Completed Spar Assembly of the first PowerBuoy system at Oregon Iron Works.
Truss and Heave Plate of the first PowerBuoy being fitted prior to welding.
PowerBuoy (PB40) in Hawaii.
Pre-deployed PB40 in Santander in Spain.
Post-deployed PB40 in Santander in Spain.


Reedsport Wave Power Station is located on the west coast of the US, 2.5 miles off the coast of Reedsport, Oregon in Douglas County. It is currently under construction and will be the first commercial utility scale wave farm in the US.

Estimated at $64m, the project is being developed by the New Jersey based Ocean Power Technologies. The wave farm will have an installed capacity of 1.5MW in the first stage with provision for future expansions. Preliminary power permits allow the project to increase production to 50MW.

Power generated at the Reedsport Wind Station will be supplied to the state owned Pacific Northwest Generating Cooperative (PNGC). The clean energy produced from the waves will be sufficient to power 1,100. It will also displace 2,110t of carbon dioxide annually.

The project received licence from the Federal Energy Regulatory Commission (FERC) in August 2012. OPT originally planned to deploy the wave farm towards the end of 2012. Due to bad weather conditions, completion of the project is now scheduled for early 2013. The project is currently in the final testing stages.

Project details

The project will feature 10 PB50 PowerBuoy systems that will generate 4,140MWh a year based on wave resource. The PB50 systems will be installed in two phases. Construction of the first PowerBuoy commenced in February 2010 and is expected to be installed at the site by 2011. It is being built by Oregon Iron Works.

"The project will feature 10 PB50 PowerBuoy systems that will generate 4,140MWh a year."

After completion, the PowerBuoy will weigh 200t and will measure 150ft tall and 40ft wide. Estimated to cost $4m, it has a generating capacity of 150kW.

In June 2012, OPT completed the acceptance tests of the power takeoff (PTO) units of the PB50. The PTO units are currently being integrated with the PB50.

Phase 2 involves construction and installation of the remaining nine buoys. These are expected to be installed at a cost of $60m.

Power generated by the buoys will be transmitted to the shore through an underwater power cable. A conduit and a cable terminator are connected to the grid connection box near shoreline.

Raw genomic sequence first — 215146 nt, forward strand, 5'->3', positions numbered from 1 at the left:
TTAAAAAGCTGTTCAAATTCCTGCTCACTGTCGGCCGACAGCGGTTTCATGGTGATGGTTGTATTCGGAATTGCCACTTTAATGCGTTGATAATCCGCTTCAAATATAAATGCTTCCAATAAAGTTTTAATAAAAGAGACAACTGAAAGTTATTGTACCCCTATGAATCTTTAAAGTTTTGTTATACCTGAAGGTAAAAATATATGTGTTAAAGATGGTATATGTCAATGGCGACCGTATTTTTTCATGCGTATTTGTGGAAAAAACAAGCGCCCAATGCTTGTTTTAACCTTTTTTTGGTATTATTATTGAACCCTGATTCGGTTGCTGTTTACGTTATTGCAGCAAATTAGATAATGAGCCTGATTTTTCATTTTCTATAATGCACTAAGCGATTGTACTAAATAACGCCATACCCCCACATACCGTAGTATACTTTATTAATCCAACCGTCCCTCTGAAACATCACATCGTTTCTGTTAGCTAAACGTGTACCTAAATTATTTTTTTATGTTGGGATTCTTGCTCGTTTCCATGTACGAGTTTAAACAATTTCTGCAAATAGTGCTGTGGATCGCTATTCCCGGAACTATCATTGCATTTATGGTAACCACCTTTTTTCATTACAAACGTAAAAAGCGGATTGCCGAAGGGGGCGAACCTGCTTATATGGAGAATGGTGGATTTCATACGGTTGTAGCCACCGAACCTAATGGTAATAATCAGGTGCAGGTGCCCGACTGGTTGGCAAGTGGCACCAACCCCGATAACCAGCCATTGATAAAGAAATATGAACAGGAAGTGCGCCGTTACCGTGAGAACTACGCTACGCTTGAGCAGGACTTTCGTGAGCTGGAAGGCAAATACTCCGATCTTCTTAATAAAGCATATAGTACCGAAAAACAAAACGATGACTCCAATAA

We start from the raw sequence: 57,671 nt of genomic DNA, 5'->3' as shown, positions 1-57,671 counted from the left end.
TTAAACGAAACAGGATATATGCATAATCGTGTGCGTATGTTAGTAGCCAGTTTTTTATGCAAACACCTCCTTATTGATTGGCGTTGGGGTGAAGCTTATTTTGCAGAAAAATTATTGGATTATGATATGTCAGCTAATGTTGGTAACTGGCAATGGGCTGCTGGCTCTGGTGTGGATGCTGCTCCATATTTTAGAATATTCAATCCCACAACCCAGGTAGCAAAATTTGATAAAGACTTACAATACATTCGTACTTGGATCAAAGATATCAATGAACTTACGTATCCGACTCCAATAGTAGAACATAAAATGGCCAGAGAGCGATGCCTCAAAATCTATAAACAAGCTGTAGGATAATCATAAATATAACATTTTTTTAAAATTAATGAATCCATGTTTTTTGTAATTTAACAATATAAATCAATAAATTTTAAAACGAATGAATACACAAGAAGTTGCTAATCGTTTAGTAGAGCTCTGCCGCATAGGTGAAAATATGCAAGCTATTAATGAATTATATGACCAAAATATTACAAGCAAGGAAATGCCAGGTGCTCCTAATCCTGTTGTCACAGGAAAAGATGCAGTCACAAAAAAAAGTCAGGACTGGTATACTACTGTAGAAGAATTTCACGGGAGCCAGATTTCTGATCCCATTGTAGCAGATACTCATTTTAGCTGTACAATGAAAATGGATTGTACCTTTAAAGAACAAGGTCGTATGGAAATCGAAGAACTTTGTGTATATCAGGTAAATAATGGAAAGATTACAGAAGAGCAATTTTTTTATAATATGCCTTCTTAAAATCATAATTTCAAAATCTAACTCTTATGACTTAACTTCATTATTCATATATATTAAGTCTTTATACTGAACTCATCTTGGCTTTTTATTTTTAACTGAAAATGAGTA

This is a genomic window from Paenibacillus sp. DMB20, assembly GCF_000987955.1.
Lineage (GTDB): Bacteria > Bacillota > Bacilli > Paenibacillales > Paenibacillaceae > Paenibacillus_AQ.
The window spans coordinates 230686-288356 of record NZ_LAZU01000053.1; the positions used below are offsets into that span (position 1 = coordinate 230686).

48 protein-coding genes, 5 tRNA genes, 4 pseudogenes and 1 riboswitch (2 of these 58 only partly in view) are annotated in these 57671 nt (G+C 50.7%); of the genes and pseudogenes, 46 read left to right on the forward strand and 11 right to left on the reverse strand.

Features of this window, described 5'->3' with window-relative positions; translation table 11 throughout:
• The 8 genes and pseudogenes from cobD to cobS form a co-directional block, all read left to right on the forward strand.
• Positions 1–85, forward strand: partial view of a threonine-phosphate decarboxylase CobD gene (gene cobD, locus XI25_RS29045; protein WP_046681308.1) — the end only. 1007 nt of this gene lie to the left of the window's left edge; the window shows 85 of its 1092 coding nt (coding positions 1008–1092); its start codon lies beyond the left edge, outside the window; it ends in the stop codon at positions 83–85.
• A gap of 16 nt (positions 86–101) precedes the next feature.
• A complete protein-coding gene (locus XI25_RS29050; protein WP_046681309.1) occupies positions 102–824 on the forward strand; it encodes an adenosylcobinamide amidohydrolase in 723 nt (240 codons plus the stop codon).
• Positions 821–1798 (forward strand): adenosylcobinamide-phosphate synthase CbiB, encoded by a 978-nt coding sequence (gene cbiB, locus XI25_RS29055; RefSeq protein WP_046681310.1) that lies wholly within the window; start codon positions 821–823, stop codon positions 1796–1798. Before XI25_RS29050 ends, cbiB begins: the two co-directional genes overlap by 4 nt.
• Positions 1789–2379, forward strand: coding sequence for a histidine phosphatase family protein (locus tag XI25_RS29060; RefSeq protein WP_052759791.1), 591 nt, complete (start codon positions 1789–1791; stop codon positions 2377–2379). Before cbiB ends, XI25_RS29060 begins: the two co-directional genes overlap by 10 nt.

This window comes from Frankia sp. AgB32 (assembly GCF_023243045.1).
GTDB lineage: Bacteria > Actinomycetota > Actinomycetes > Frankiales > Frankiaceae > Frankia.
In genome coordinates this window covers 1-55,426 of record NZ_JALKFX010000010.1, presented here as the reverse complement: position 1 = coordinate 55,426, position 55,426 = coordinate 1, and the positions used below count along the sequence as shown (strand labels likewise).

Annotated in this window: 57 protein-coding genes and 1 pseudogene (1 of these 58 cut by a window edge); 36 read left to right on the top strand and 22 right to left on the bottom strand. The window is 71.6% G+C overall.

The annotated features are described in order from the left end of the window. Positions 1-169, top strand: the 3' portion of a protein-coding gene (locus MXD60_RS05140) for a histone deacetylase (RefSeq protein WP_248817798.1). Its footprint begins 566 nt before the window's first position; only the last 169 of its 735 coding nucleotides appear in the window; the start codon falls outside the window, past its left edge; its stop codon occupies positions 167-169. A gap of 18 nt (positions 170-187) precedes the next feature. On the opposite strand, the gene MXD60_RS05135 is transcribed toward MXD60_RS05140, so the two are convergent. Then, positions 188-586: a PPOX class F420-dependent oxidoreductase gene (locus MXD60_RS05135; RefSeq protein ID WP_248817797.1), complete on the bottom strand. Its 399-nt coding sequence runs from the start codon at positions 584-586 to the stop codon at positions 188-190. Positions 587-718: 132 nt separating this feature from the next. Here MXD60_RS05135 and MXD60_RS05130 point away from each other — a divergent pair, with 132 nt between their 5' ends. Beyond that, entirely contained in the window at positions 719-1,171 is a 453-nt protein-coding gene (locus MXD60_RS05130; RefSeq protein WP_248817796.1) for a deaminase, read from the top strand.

The project has received financial assistance from the US Department of Energy (DoE) in two tranches. The first tranche was in 2008, for a sum of $2m towards construction of PowerBuoy and the second tranche of $2.4m towards design and development of the wave farm in September 2010. PNGC has contributed $500,000 towards Phase 1 through a power purchase agreement.

Ocean Power Technologies has also signed a settlement agreement with 14 stakeholders including 11 government and three non-government entities.

PowerBuoy technology

PowerBuoy is an offshore wave energy converter. It is anchored in the bottom of the sea with most of the machine submerged in water.

"PowerBuoy is an offshore wave energy converter."

It bobs with the rise and fall of waves, resulting in the movement of a piston inside the buoy. This movement drives the generator to produce electricity which is sent onshore via an underwater cable.

The PowerBuoy uses computer technology for the control and power conversion of wave energy.

These include modular construction processes, patented electronic systems, wave energy conversion and transfer systems. It also includes a generating system that can effectively produce power at low and variable speeds.

The buoy is designed to prevent any loss of electricity or electromagnetic emissions. It can be immersed in water up to 100ft-150ft (30m-50m). All the electrical and transmission devices are insulated and housed in proper enclosures. The underwater cable is also insulated to protect itself from stray currents.

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